For Immediate Release
December 15, 2015
Today, the U.S. Department of Justice entered a consent decree of permanent injunction in the District of Vermont against the Correia Family Limited Partnership, doing business as Wynsum Holsteins, a dairy farm located in West Addison, Vermont, and its partners, Anthony Correia, Barbara Correia and Stephen Correia. The decree accompanies a complaint filed at the request of the U.S. Food and Drug Administration.
An FDA inspection conducted between November and December 2014 revealed that Wynsum Holsteins violated several provisions of the Federal Food, Drug, and Cosmetic Act (FD&C Act). Among those violations, the FDA found that the company offered for sale cows with illegal drug residues in their tissue, administered drugs contrary to label directions without proper veterinary oversight and supervision and failed to maintain adequate treatment records.
According to the FDA, Wynsum Holsteins has a history of violating the FD&C Act. Following a 2012 inspection that revealed similar violations, the FDA issued a warning letter in March 2013 and the company promised to take corrective actions. However, the FDA’s 2014 inspection showed that the company failed to address their violations.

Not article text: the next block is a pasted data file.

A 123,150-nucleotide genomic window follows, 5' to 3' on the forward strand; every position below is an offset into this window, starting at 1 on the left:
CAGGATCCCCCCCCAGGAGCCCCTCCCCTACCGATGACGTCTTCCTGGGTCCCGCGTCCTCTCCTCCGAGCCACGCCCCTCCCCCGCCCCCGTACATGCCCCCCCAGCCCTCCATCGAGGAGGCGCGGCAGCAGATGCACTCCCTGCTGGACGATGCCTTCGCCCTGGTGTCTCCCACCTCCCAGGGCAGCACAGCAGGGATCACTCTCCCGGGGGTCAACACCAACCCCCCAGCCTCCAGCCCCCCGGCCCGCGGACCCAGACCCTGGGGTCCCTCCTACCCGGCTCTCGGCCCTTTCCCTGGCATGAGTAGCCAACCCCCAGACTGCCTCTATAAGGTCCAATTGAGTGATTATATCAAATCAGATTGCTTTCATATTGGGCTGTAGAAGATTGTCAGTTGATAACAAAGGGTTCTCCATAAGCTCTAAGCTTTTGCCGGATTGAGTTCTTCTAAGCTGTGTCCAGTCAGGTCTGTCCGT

“When a company refuses to comply with federal laws we must take the necessary enforcement actions to ensure that the food that enters the American food supply is safe,” said Daniel McChesney, Ph.D., director of the Center for Veterinary Medicine’s Office of Surveillance and Compliance at the FDA. “Until Wynsum Holsteins takes corrective measures to address their violations we must order them to cease operations to make sure that food they produce does not put consumers at risk.”
The consent decree prohibits Wynsum Holsteins and its partners from, among other things, selling animals for slaughter until they have implemented record-keeping systems that ensure animals with illegal drug tissue residues are not sold. The systems must also ensure that drugs are not used in a manner contrary to the labeling without a valid veterinarian-client-patient relationship.
Failure to obey the terms of the consent decree could also result in civil or criminal penalties.
The FDA, an agency within the U.S. Department of Health and Human Services, protects the public health by assuring the safety, effectiveness, and security of human and veterinary drugs, vaccines and other biological products for human use, and medical devices. The agency also is responsible for the safety and security of our nation’s food supply, cosmetics, dietary supplements, products that give off electronic radiation, and for regulating tobacco products.